Respecting the autonomy of church and state, Dr. von Habsburg as a politician has steered clear of any involvement in Church politics and controversies, and even maintained a discreet distance while the Vatican pursued the beatification of his father, wanting to avoid even the appearance of political intrusion in ecclesiastical affairs. But like his ancestors, quietly and behind the scenes, he has been a loyal friend and stalwart defender of a century's succession of popes. He often met privately with Pope John Paul II (with whom he shared a special bond because the Pope's father had served as a military officer under Emperor Karl), and has continued to do so with Benedict XVI, whom he already knew from his many years in Catholic Bavaria.
Otto von Habsburg meets Pope Benedict XVI
A memorable incident captures Archduke Otto in the quintessentially Habsburg role as defender of the pope. When Pope John Paul II visited Strasbourg to address the European Parliament in 1988, he had barely begun to speak when a parliamentarian from Northern Ireland -- the anti-Catholic extremist Rev. Ian Paisley -- jumped up shouting that John Paul was the anti-Christ, while unfurling a banner proclaiming the same message. In almost the same instant, Bavarian parliamentarian Otto von Habsburg was on his feet and down the aisle, grabbing the banner from Paisley's hand and, with several others, escorting him out of the chamber.
In today's world, it is usually not the person of the pope that is under direct attack, but the Christian faith itself. In Europe, Pope Benedict, like his predecessor, enjoys enormous respect, but the trend in public policies cuts to the core of Christian civilization. When Emperor Karl was in exile, representatives of the same Freemasonry that had engineered his downfall offered to engineer his re-instatement, if he would agree to give them control in just two areas -- the education of children and laws regarding marriage. Karl, of course, refused. And yet, the boldest Freemason of Karl's day would not have dared hope for the policy climate that prevails in the European Union today -- where nations contemplating membership are pressured to embrace abortion, where a distinguished Italian public servant was barred from European office for daring to state his adherence to longstanding Catholic doctrine, and where redefining marriage to include same-sex relationships is the latest trend.
At the time of Emperor Karl's beatification in Rome in 2004, when former Soviet Bloc nations had begun entering the European Union and passage of the new European Constitution seemed imminent, many people were hailing the reunification of Europe as a vindication of Blessed Karl, who had said shortly before his death, "I must suffer so much so that my people can come together again." But one could not help but think with sadness about the other part of his sacrificial intention -- the good of the Church and the salvation of his people. Are we moving forward, or falling backward? Will Europe ever again hope to see a truly Christian, Catholic civilization?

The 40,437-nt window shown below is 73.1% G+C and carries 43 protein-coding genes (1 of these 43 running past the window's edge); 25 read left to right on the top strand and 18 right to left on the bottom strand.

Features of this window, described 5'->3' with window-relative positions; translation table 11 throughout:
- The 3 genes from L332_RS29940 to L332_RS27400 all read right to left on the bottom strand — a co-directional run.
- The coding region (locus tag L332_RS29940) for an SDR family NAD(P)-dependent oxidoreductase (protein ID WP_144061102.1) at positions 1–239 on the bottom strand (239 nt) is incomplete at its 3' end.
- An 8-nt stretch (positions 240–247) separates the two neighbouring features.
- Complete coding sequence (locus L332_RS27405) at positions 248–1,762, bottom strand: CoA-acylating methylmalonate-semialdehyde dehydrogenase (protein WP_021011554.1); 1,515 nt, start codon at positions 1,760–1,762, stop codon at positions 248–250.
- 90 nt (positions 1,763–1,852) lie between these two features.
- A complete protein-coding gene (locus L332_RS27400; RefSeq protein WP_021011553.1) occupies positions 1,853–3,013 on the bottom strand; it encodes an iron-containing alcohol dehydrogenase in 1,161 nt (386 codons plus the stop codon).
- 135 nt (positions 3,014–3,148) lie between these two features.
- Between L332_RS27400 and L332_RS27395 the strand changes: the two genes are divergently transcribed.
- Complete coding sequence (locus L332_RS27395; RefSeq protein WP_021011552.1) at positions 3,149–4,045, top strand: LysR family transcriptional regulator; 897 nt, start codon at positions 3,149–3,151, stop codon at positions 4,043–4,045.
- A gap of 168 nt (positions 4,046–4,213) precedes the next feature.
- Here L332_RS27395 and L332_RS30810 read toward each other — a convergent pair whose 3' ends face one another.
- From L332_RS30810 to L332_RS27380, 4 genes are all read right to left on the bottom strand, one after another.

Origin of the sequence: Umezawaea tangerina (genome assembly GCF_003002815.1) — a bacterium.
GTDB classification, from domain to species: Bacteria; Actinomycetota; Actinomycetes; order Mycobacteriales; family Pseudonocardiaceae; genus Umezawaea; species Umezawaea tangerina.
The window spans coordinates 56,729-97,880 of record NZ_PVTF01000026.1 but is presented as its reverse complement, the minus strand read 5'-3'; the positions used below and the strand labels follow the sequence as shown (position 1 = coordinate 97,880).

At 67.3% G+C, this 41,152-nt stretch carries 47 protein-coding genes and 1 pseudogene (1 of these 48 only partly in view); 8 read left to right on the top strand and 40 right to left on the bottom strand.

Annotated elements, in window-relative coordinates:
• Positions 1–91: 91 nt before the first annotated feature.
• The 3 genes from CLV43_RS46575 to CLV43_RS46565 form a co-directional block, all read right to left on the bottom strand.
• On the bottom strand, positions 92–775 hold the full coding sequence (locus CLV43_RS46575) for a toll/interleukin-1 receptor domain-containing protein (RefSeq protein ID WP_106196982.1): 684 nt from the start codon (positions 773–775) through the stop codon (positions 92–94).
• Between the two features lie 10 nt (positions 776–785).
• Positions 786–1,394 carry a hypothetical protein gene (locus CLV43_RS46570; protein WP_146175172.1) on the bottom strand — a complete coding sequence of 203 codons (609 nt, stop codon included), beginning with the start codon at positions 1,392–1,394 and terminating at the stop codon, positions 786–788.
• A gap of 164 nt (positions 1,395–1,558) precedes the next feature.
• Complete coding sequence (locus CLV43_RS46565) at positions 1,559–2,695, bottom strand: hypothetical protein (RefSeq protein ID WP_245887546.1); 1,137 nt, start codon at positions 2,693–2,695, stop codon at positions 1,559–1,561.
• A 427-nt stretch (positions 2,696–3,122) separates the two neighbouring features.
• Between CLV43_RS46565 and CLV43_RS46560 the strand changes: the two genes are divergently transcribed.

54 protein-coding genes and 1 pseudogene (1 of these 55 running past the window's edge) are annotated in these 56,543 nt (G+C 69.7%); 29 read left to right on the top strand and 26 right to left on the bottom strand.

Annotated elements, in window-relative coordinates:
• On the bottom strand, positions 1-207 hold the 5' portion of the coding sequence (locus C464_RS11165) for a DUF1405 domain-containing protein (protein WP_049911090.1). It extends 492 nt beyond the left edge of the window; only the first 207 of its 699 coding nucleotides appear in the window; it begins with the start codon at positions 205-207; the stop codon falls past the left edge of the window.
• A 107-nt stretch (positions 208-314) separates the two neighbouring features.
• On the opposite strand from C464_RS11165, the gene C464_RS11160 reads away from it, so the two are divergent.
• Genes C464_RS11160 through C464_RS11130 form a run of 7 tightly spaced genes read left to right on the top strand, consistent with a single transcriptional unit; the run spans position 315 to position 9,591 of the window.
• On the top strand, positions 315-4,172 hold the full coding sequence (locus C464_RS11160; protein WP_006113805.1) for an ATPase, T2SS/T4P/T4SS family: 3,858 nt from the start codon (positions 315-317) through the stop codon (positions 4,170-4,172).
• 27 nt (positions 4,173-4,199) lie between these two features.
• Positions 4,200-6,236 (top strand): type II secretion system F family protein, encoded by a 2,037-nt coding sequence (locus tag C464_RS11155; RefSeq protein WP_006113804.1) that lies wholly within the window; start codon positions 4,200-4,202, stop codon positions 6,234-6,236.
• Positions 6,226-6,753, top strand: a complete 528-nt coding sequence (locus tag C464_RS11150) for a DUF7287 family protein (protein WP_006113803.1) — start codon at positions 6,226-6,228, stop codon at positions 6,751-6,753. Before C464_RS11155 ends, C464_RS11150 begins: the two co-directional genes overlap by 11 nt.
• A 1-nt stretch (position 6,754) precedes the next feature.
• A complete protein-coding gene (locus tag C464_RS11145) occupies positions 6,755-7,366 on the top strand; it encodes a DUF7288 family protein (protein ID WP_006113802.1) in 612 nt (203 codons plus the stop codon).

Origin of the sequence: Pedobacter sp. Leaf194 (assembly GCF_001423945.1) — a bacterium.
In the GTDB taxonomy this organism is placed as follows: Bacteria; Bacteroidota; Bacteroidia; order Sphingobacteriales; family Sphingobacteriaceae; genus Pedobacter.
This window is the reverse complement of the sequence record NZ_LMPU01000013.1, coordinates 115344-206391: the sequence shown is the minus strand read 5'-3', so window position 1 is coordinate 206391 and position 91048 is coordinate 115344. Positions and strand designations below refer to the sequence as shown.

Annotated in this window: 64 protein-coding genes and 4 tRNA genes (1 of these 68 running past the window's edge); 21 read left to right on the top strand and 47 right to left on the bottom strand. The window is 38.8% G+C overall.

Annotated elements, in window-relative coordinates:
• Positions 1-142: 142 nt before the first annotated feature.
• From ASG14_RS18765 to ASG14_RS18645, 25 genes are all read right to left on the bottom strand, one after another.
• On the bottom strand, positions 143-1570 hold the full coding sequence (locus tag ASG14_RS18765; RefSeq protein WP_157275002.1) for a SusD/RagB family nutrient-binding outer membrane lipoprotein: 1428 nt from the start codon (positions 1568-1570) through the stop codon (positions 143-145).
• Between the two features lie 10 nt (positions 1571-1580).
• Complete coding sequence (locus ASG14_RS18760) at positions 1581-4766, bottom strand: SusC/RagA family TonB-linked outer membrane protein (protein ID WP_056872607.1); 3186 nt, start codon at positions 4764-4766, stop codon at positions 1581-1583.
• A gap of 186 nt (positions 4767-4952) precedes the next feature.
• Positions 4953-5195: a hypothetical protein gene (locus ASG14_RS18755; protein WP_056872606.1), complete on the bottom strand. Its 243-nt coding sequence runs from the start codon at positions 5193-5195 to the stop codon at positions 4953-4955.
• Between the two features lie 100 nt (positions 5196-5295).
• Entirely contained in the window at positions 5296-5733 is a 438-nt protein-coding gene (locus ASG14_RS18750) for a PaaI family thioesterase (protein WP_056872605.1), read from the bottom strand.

And so we asked Archduke Otto, during those joyful October days, "what about the other half, ‘for the good of the Church'?" He answered with great energy and conviction, eyes sparkling, "Oh, it will come -- it will come!" He added there are places where indications of it can be seen already.
Dr. von Habsburg is nothing if not an optimist. But then, few people are as entitled to his optimism as he is. The young heir to the thrones of Austria and Hungary, who even in exile was on Hitler's hunt-and-kill list, has lived long enough to see the "thousand-year Reich" consigned to the ash-heap of history. He has lived long enough to see the iron grip of Soviet Marxism on Eastern Europe -- something Western policy analysts as late as the 1980's expected to endure for generations -- dissolve into a bad memory with scarcely a shot fired. He has lived long enough to see the nations of the former empire, forcibly broken up into economically and politically marginalized units, come together peacefully as part of a European superpower which he did much to bring into being. The head of the House of Habsburg, who for decades was not permitted so much as to set foot in his native land, lived long enough to hear the Cardinal Archbishop of Vienna address him as "your imperial highness" at a Mass at the Stefansdom celebrating his 90th birthday. (Yes, without provoking a riot or government crisis!) Perhaps, then, it is not so unreasonable for him to foresee a vibrantly Christian future for a continent whose brave new government is today ashamed even to acknowledge its Christian past.
Europe has done very well for itself by following Otto von Habsburg's vision of a continent of free peoples united in their diversity. One might dare hope that they might follow his lead one step further, and find their highest common purpose in bringing their private and public lives under the gentle scepter of the crucified King. And one might dare pray that their leaders, conforming themselves to that King who came not to be served but to serve, might -- after the example of both Otto von Habsburg and his sainted father -- find their highest calling in selflessly serving their people as truly Christian statesmen.
Dr. von Habsburg with the flag of the Pan-Europa Union. The EU adopted it with one conspicuous change.
Inside The Vatican (ISSN 1068-8579) is a Catholic news magazine, published monthly except July